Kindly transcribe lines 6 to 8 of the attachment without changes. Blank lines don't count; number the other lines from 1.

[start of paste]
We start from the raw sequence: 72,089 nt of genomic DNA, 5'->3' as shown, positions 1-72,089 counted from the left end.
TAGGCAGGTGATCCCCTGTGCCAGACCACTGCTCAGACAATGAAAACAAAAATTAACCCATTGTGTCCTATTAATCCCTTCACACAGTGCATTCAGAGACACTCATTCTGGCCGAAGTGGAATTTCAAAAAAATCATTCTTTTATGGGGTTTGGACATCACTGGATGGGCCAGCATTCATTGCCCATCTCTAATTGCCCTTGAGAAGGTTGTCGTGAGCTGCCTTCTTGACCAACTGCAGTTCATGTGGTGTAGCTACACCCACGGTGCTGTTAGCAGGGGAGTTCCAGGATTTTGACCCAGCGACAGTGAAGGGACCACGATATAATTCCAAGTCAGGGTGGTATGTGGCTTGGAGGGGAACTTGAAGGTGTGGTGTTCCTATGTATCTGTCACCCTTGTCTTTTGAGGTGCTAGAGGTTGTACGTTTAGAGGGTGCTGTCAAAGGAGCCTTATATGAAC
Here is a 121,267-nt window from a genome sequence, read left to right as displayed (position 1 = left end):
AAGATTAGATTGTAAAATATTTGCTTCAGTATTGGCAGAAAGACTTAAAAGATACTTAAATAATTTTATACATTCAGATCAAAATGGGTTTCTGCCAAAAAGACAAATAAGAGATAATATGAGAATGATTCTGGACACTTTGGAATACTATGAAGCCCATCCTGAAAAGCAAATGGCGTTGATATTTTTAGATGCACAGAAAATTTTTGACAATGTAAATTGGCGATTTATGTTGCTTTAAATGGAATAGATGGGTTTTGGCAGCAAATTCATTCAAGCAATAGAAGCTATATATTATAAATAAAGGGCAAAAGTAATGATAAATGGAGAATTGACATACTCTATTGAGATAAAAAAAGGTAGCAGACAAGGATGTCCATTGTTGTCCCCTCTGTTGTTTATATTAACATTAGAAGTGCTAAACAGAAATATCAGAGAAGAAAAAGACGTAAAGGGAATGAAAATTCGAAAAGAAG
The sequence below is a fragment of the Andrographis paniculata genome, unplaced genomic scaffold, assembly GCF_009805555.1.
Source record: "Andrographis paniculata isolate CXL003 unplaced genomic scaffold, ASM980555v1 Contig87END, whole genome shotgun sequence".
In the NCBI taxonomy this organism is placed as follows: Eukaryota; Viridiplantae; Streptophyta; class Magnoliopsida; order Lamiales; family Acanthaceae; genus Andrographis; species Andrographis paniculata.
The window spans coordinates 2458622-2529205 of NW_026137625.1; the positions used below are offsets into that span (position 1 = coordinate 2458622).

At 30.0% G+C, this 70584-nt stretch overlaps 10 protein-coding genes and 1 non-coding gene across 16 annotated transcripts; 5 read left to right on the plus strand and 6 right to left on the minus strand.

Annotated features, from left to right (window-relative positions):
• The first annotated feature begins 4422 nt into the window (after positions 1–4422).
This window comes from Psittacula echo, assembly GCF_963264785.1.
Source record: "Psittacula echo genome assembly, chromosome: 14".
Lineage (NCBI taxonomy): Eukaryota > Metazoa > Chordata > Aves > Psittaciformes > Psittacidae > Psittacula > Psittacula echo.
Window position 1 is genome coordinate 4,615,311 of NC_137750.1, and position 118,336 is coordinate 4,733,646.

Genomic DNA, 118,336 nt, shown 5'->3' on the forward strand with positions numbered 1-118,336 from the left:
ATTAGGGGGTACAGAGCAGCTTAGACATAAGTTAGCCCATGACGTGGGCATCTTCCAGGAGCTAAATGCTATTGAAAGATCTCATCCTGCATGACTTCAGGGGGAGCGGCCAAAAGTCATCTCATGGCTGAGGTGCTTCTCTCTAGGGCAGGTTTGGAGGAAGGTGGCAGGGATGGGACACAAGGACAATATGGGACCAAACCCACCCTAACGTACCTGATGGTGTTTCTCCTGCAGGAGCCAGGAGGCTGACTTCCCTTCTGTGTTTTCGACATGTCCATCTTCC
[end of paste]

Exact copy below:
Source record: "Andrographis paniculata isolate CXL003 unplaced genomic scaffold, ASM980555v1 Contig87END, whole genome shotgun sequence".
In the NCBI taxonomy this organism is placed as follows: Eukaryota; Viridiplantae; Streptophyta; class Magnoliopsida; order Lamiales; family Acanthaceae; genus Andrographis; species Andrographis paniculata.
The window spans coordinates 2458622-2529205 of NW_026137625.1; the positions used below are offsets into that span (position 1 = coordinate 2458622).